Last night's dinner was another Manabita specialty: Corvina de la Roca (Chilean seabass) al ajillo with a cilantro crust, in Salsa de Mariscos (seafood sauce). Every chef here does Salsa de Mariscos a little differently; on my last trip to the beach, it was a cream-based sauce with chunks of lobster and shrimp in it. This time around it was tomato based and filled with succulent squid squiggles, tender chunks of octopus, huge shrimp, small mussels, and some several concha (a type of mangrove clam that I have only ever seen in Ecuador). On the side is a rice preparation I've only ever had on the coast - I have no clue what's in it, and it looks like regular white rice, but one bit says it's clearly not. I am embarrassed to say that this dish conquered me - it was so rich and filling that I couldn't finish it, and had to settle for picking my favourite parts out of the sauce.

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My dining companions went shrimp crazy, and opted for Camarones Apanado (breaded, deepfried shrimp in light beer-based tempura batter) and Spaguettis con Camarones (exactly what it sounds like, with a red sauce based on shrimp stock and fresh tomatoes.)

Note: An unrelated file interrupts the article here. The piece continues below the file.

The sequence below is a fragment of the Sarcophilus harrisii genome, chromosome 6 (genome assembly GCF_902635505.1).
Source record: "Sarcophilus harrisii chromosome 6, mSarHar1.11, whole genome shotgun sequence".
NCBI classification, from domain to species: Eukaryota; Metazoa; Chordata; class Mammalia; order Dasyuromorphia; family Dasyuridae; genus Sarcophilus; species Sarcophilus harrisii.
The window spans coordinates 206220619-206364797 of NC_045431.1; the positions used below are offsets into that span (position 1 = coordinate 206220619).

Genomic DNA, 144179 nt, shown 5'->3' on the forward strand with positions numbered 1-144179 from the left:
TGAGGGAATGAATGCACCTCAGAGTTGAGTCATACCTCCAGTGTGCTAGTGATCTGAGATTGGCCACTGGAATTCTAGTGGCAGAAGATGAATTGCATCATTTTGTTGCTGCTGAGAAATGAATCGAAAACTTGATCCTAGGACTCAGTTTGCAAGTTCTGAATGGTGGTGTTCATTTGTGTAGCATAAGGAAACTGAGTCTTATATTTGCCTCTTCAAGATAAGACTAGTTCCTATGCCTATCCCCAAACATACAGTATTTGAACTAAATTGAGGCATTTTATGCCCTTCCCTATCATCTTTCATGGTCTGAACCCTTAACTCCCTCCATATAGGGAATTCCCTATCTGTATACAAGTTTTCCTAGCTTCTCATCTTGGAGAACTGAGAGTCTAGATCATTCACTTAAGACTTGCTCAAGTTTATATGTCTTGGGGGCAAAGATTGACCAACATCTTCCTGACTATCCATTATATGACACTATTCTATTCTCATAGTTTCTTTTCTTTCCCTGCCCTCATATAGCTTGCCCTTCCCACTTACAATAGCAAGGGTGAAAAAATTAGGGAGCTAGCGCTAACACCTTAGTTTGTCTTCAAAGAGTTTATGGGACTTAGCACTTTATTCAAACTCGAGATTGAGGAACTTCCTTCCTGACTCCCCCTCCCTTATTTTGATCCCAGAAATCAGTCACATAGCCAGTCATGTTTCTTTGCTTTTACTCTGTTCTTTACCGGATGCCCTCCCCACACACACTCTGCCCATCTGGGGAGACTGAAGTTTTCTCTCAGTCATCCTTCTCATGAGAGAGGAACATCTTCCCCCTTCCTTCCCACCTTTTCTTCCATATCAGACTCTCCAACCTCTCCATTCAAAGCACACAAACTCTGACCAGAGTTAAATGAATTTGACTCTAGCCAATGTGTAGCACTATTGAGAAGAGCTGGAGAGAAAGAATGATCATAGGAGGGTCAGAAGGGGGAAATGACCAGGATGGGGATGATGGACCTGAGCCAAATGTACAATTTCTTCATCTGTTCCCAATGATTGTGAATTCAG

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Now: I've had my mochachino and I'm still regaining my land legs. Isla Plata was my destination today, and as I mentioned above, I forwent my usual breakfast and lunch for the opportunity. This island is where Captain Drake is rumoured to have stashed the silver he plundered from the Spanish galleons he sacked off of Ecuador's coast (hence the name, which means Silver Island - the landing spot on it is Drake Bay), but the real reason to visit is that it's the closest island habitat to the mainland of one of Ecuador's most famous residents: the Blue-Footed Boobie. Isla Plata is a wildlife sanctuary dedicated to the birds, and conditions are such that it's rather difficult to visit it, especially in this season. I was stunningly lucky to get a space on one of the three boats that departed today, and even luckier to have been in the one that spotted the season's last Humpback Whales (they breed in these cool coastal waters when the Humboldt current rises towards the Galápagos.) So, with the risk that this become a travel blog, I'd like to share a bit of what I was here to see:

Boobie mother and 1-month old chick

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Sea Turtles, mate

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And finally, some sort of Butterflyfish